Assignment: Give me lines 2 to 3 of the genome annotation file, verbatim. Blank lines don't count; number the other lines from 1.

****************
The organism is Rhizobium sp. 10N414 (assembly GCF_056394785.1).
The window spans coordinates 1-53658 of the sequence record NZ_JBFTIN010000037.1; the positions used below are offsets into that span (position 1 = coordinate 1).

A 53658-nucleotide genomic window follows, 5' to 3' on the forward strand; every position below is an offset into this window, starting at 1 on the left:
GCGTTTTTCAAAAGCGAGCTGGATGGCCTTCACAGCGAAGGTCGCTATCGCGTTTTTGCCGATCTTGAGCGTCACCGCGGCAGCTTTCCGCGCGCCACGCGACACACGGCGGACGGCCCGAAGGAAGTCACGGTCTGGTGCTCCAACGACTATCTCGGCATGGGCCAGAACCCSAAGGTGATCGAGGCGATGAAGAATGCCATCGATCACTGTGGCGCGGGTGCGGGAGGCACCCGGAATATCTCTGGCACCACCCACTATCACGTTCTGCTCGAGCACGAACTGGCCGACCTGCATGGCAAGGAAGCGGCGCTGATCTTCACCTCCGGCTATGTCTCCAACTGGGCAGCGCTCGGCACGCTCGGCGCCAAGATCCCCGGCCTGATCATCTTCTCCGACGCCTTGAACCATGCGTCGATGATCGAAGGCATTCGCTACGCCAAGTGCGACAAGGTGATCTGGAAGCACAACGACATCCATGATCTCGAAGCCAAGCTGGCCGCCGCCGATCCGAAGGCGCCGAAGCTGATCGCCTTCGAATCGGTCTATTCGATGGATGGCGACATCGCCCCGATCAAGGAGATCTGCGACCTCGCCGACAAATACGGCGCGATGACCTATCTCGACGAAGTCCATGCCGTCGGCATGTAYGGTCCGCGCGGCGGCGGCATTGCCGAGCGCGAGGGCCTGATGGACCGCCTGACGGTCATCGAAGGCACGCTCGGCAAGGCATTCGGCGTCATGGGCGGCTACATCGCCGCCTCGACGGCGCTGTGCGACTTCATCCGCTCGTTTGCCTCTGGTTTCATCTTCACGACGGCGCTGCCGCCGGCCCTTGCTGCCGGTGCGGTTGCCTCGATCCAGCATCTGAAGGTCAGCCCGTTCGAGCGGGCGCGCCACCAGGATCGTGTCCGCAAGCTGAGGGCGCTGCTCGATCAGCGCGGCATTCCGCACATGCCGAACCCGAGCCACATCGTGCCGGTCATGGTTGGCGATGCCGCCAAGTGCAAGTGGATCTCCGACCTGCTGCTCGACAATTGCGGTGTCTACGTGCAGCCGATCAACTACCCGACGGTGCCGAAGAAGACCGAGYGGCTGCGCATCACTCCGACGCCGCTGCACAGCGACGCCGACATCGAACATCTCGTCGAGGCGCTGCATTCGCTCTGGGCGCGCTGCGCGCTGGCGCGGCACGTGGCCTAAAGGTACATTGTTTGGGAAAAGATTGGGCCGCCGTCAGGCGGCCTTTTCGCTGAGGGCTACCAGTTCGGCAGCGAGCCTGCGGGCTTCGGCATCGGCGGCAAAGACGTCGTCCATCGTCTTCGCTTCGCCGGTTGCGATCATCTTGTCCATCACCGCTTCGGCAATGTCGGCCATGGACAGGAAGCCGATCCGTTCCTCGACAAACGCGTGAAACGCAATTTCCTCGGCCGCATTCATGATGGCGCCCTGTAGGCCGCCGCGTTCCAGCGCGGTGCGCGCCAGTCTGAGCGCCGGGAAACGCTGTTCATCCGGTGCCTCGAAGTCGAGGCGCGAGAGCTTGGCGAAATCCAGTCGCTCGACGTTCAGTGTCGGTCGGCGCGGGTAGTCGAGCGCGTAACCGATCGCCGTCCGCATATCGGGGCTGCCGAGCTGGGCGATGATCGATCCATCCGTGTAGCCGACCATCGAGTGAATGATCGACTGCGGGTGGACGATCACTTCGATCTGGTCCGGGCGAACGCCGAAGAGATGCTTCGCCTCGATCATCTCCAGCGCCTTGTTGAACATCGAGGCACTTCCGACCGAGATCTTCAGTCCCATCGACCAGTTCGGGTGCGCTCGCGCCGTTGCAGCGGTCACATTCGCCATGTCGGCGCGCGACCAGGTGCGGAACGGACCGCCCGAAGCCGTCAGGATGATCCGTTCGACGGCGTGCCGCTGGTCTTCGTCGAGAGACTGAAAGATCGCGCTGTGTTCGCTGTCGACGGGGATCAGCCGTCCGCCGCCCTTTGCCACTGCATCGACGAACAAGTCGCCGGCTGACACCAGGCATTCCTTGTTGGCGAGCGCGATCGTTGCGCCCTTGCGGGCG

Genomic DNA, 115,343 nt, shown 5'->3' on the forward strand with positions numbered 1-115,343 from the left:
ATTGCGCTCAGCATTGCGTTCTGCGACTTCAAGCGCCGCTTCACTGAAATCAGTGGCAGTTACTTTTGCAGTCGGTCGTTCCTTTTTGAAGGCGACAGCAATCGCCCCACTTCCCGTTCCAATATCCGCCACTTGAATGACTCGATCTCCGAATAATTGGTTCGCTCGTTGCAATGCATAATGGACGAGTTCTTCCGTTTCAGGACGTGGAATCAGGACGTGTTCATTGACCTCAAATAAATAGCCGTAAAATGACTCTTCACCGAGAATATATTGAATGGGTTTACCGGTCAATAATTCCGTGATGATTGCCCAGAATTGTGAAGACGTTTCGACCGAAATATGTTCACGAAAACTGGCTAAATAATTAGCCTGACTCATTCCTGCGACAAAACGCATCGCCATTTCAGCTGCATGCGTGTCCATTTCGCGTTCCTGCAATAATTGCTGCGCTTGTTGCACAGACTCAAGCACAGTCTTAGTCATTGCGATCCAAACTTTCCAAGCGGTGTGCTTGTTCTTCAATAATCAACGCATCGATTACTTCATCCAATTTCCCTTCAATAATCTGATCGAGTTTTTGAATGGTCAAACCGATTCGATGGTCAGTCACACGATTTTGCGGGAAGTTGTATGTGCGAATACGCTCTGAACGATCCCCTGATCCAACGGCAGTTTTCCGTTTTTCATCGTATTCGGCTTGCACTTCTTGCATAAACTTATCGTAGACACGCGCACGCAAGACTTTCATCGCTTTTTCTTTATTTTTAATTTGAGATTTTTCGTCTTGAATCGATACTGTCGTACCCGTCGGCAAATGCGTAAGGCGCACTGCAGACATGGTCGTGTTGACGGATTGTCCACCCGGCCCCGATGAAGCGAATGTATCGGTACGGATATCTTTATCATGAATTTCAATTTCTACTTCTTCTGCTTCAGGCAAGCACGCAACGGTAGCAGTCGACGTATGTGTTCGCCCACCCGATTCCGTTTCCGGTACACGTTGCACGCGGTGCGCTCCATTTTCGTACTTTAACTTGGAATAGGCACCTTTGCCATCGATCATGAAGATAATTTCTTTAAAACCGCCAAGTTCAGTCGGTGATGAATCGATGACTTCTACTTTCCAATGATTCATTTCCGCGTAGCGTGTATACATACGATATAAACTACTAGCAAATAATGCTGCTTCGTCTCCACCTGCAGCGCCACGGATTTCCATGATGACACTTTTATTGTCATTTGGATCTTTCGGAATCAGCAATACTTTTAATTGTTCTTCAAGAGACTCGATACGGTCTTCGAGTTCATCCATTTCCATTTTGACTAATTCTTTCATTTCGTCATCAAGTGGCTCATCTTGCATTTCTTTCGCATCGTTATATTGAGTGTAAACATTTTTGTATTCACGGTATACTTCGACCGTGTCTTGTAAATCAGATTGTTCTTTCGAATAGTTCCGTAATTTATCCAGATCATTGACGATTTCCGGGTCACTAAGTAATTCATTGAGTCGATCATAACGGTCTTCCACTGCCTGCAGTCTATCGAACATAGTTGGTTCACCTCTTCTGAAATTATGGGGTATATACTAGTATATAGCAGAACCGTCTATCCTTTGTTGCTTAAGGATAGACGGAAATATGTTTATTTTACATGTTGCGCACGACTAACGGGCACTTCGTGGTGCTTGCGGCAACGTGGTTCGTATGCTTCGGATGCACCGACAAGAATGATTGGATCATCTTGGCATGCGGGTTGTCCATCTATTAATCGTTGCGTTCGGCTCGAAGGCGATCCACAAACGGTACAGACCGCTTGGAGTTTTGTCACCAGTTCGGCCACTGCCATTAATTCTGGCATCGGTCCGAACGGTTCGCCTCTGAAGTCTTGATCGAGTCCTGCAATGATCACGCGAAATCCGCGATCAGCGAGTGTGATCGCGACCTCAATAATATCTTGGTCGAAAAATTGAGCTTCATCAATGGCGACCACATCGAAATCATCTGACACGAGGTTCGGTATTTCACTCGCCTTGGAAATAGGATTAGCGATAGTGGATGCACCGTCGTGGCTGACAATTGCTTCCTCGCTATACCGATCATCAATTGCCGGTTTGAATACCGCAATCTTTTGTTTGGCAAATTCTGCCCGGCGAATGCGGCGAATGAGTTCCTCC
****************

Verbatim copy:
The window spans coordinates 1-53658 of the sequence record NZ_JBFTIN010000037.1; the positions used below are offsets into that span (position 1 = coordinate 1).

A 53658-nucleotide genomic window follows, 5' to 3' on the forward strand; every position below is an offset into this window, starting at 1 on the left: